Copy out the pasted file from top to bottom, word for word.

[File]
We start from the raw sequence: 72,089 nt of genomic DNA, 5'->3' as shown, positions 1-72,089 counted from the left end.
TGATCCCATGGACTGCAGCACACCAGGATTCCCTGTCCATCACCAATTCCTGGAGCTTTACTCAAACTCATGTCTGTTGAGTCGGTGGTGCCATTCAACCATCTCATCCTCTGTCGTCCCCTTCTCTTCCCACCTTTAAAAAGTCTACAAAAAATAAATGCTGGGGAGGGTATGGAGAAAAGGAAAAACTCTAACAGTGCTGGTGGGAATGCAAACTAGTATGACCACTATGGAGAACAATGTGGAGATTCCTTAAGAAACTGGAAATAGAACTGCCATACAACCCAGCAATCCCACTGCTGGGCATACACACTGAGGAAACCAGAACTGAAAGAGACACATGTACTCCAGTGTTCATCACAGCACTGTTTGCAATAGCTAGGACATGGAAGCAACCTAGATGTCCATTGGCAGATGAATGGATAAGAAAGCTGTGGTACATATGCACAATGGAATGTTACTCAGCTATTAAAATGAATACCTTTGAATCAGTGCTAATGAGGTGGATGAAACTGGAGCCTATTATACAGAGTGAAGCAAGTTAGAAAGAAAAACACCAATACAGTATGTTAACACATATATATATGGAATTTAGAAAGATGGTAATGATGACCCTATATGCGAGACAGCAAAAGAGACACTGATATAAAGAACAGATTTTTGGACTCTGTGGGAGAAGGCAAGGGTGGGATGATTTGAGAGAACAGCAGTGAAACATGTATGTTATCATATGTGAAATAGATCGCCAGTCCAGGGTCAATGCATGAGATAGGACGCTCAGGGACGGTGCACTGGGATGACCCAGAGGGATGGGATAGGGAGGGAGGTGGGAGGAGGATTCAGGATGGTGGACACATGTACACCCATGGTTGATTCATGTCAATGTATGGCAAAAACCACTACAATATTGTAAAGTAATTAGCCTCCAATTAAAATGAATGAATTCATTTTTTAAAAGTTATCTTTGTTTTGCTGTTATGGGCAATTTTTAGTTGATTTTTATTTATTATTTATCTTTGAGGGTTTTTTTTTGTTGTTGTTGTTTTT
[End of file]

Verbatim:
We start from the raw sequence: 72,089 nt of genomic DNA, 5'->3' as shown, positions 1-72,089 counted from the left end.
TGATCCCATGGACTGCAGCACACCAGGATTCCCTGTCCATCACCAATTCCTGGAGCTTTACTCAAACTCATGTCTGTTGAGTCGGTGGTGCCATTCAACCATCTCATCCTCTGTCGTCCCCTTCTCTTCCCACCTTTAAAAAGTCTACAAAAAATAAATGCTGGGGAGGGTATGGAGAAAAGGAAAAACTCTAACAGTGCTGGTGGGAATGCAAACTAGTATGACCACTATGGAGAACAATGTGGAGATTCCTTAAGAAACTGGAAATAGAACTGCCATACAACCCAGCAATCCCACTGCTGGGCATACACACTGAGGAAACCAGAACTGAAAGAGACACATGTACTCCAGTGTTCATCACAGCACTGTTTGCAATAGCTAGGACATGGAAGCAACCTAGATGTCCATTGGCAGATGAATGGATAAGAAAGCTGTGGTACATATGCACAATGGAATGTTACTCAGCTATTAAAATGAATACCTTTGAATCAGTGCTAATGAGGTGGATGAAACTGGAGCCTATTATACAGAGTGAAGCAAGTTAGAAAGAAAAACACCAATACAGTATGTTAACACATATATATATGGAATTTAGAAAGATGGTAATGATGACCCTATATGCGAGACAGCAAAAGAGACACTGATATAAAGAACAGATTTTTGGACTCTGTGGGAGAAGGCAAGGGTGGGATGATTTGAGAGAACAGCAGTGAAACATGTATGTTATCATATGTGAAATAGATCGCCAGTCCAGGGTCAATGCATGAGATAGGACGCTCAGGGACGGTGCACTGGGATGACCCAGAGGGATGGGATAGGGAGGGAGGTGGGAGGAGGATTCAGGATGGTGGACACATGTACACCCATGGTTGATTCATGTCAATGTATGGCAAAAACCACTACAATATTGTAAAGTAATTAGCCTCCAATTAAAATGAATGAATTCATTTTTTAAAAGTTATCTTTGTTTTGCTGTTATGGGCAATTTTTAGTTGATTTTTATTTATTATTTATCTTTGAGGGTTTTTTTTTGTTGTTGTTGTTTTT